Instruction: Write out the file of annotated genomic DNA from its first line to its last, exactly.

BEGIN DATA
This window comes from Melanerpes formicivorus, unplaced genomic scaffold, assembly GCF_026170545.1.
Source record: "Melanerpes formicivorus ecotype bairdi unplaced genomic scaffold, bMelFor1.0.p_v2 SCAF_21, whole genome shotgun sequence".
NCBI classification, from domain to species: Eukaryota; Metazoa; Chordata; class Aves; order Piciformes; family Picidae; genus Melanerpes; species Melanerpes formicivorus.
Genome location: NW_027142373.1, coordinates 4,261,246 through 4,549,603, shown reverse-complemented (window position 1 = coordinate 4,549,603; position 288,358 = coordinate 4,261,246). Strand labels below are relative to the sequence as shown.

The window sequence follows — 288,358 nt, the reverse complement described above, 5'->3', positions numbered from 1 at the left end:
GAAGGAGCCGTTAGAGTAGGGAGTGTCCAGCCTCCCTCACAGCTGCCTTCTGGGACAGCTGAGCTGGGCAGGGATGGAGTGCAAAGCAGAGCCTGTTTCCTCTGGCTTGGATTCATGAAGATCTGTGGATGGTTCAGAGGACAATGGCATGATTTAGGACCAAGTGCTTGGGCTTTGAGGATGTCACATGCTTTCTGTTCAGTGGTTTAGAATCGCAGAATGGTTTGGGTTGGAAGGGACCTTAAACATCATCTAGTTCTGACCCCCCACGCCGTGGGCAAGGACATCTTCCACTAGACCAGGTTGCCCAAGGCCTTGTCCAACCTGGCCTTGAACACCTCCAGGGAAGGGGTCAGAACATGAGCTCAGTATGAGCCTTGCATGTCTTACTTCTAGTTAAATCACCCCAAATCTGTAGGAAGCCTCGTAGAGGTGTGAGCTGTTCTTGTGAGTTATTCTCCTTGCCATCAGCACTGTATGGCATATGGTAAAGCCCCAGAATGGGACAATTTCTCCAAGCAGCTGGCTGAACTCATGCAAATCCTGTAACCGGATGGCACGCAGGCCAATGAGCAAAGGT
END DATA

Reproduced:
This window comes from Melanerpes formicivorus, unplaced genomic scaffold, assembly GCF_026170545.1.
Source record: "Melanerpes formicivorus ecotype bairdi unplaced genomic scaffold, bMelFor1.0.p_v2 SCAF_21, whole genome shotgun sequence".
NCBI classification, from domain to species: Eukaryota; Metazoa; Chordata; class Aves; order Piciformes; family Picidae; genus Melanerpes; species Melanerpes formicivorus.
Genome location: NW_027142373.1, coordinates 4,261,246 through 4,549,603, shown reverse-complemented (window position 1 = coordinate 4,549,603; position 288,358 = coordinate 4,261,246). Strand labels below are relative to the sequence as shown.

The window sequence follows — 288,358 nt, the reverse complement described above, 5'->3', positions numbered from 1 at the left end:
GAAGGAGCCGTTAGAGTAGGGAGTGTCCAGCCTCCCTCACAGCTGCCTTCTGGGACAGCTGAGCTGGGCAGGGATGGAGTGCAAAGCAGAGCCTGTTTCCTCTGGCTTGGATTCATGAAGATCTGTGGATGGTTCAGAGGACAATGGCATGATTTAGGACCAAGTGCTTGGGCTTTGAGGATGTCACATGCTTTCTGTTCAGTGGTTTAGAATCGCAGAATGGTTTGGGTTGGAAGGGACCTTAAACATCATCTAGTTCTGACCCCCCACGCCGTGGGCAAGGACATCTTCCACTAGACCAGGTTGCCCAAGGCCTTGTCCAACCTGGCCTTGAACACCTCCAGGGAAGGGGTCAGAACATGAGCTCAGTATGAGCCTTGCATGTCTTACTTCTAGTTAAATCACCCCAAATCTGTAGGAAGCCTCGTAGAGGTGTGAGCTGTTCTTGTGAGTTATTCTCCTTGCCATCAGCACTGTATGGCATATGGTAAAGCCCCAGAATGGGACAATTTCTCCAAGCAGCTGGCTGAACTCATGCAAATCCTGTAACCGGATGGCACGCAGGCCAATGAGCAAAGGT